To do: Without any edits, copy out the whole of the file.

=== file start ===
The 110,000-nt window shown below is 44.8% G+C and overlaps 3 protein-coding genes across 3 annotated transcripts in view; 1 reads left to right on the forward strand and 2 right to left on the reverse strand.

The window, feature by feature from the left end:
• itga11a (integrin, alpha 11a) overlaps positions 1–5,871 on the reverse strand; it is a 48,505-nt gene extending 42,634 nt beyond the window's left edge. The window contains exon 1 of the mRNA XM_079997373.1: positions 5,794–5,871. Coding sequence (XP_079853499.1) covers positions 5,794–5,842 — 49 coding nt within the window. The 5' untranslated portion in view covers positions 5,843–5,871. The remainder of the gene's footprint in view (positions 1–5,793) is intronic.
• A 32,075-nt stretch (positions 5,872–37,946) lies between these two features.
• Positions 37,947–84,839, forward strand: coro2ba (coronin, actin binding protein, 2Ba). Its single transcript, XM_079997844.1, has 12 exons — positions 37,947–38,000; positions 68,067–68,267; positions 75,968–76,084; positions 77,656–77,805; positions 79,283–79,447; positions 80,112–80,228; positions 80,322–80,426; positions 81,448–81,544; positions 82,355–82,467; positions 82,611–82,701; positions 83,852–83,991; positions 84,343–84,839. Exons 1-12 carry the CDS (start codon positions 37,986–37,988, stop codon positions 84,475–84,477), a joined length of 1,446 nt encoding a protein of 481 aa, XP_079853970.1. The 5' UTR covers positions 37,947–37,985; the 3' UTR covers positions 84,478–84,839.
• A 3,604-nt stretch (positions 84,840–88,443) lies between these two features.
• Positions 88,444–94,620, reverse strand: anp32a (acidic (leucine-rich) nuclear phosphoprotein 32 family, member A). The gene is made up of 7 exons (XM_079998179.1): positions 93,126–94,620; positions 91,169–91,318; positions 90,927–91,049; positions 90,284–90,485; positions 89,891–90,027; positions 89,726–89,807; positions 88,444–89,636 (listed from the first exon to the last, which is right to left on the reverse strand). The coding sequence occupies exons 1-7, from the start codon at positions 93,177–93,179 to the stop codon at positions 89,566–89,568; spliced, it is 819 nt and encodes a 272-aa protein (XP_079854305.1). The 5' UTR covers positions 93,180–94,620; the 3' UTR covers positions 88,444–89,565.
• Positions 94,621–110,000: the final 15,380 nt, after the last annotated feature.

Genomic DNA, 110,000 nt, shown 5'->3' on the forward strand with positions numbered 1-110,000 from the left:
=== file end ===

The 110,000-nt window shown below is 44.8% G+C and overlaps 3 protein-coding genes across 3 annotated transcripts in view; 1 reads left to right on the forward strand and 2 right to left on the reverse strand.

The window, feature by feature from the left end:
• itga11a (integrin, alpha 11a) overlaps positions 1–5,871 on the reverse strand; it is a 48,505-nt gene extending 42,634 nt beyond the window's left edge. The window contains exon 1 of the mRNA XM_079997373.1: positions 5,794–5,871. Coding sequence (XP_079853499.1) covers positions 5,794–5,842 — 49 coding nt within the window. The 5' untranslated portion in view covers positions 5,843–5,871. The remainder of the gene's footprint in view (positions 1–5,793) is intronic.
• A 32,075-nt stretch (positions 5,872–37,946) lies between these two features.
• Positions 37,947–84,839, forward strand: coro2ba (coronin, actin binding protein, 2Ba). Its single transcript, XM_079997844.1, has 12 exons — positions 37,947–38,000; positions 68,067–68,267; positions 75,968–76,084; positions 77,656–77,805; positions 79,283–79,447; positions 80,112–80,228; positions 80,322–80,426; positions 81,448–81,544; positions 82,355–82,467; positions 82,611–82,701; positions 83,852–83,991; positions 84,343–84,839. Exons 1-12 carry the CDS (start codon positions 37,986–37,988, stop codon positions 84,475–84,477), a joined length of 1,446 nt encoding a protein of 481 aa, XP_079853970.1. The 5' UTR covers positions 37,947–37,985; the 3' UTR covers positions 84,478–84,839.
• A 3,604-nt stretch (positions 84,840–88,443) lies between these two features.
• Positions 88,444–94,620, reverse strand: anp32a (acidic (leucine-rich) nuclear phosphoprotein 32 family, member A). The gene is made up of 7 exons (XM_079998179.1): positions 93,126–94,620; positions 91,169–91,318; positions 90,927–91,049; positions 90,284–90,485; positions 89,891–90,027; positions 89,726–89,807; positions 88,444–89,636 (listed from the first exon to the last, which is right to left on the reverse strand). The coding sequence occupies exons 1-7, from the start codon at positions 93,177–93,179 to the stop codon at positions 89,566–89,568; spliced, it is 819 nt and encodes a 272-aa protein (XP_079854305.1). The 5' UTR covers positions 93,180–94,620; the 3' UTR covers positions 88,444–89,565.
• Positions 94,621–110,000: the final 15,380 nt, after the last annotated feature.

Genomic DNA, 110,000 nt, shown 5'->3' on the forward strand with positions numbered 1-110,000 from the left: